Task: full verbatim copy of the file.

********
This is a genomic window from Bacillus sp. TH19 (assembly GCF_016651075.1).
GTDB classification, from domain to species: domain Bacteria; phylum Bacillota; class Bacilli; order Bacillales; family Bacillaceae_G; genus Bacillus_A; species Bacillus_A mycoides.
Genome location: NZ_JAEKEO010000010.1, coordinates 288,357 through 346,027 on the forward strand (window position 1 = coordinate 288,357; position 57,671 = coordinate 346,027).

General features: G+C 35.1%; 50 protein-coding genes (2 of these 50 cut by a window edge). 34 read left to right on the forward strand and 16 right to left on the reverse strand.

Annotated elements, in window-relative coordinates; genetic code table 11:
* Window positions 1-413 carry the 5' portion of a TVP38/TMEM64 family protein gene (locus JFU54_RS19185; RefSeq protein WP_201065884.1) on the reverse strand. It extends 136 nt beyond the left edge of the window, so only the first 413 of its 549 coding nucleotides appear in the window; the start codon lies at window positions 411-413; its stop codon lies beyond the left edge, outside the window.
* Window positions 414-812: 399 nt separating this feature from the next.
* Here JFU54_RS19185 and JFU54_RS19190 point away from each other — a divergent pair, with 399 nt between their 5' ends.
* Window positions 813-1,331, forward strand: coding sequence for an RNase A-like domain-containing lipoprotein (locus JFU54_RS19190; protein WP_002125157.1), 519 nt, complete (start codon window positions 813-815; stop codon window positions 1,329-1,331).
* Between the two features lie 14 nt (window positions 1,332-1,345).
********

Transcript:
This is a genomic window from Bacillus sp. TH19 (assembly GCF_016651075.1).
GTDB classification, from domain to species: domain Bacteria; phylum Bacillota; class Bacilli; order Bacillales; family Bacillaceae_G; genus Bacillus_A; species Bacillus_A mycoides.
Genome location: NZ_JAEKEO010000010.1, coordinates 288,357 through 346,027 on the forward strand (window position 1 = coordinate 288,357; position 57,671 = coordinate 346,027).

General features: G+C 35.1%; 50 protein-coding genes (2 of these 50 cut by a window edge). 34 read left to right on the forward strand and 16 right to left on the reverse strand.

Annotated elements, in window-relative coordinates; genetic code table 11:
* Window positions 1-413 carry the 5' portion of a TVP38/TMEM64 family protein gene (locus JFU54_RS19185; RefSeq protein WP_201065884.1) on the reverse strand. It extends 136 nt beyond the left edge of the window, so only the first 413 of its 549 coding nucleotides appear in the window; the start codon lies at window positions 411-413; its stop codon lies beyond the left edge, outside the window.
* Window positions 414-812: 399 nt separating this feature from the next.
* Here JFU54_RS19185 and JFU54_RS19190 point away from each other — a divergent pair, with 399 nt between their 5' ends.
* Window positions 813-1,331, forward strand: coding sequence for an RNase A-like domain-containing lipoprotein (locus JFU54_RS19190; protein WP_002125157.1), 519 nt, complete (start codon window positions 813-815; stop codon window positions 1,329-1,331).
* Between the two features lie 14 nt (window positions 1,332-1,345).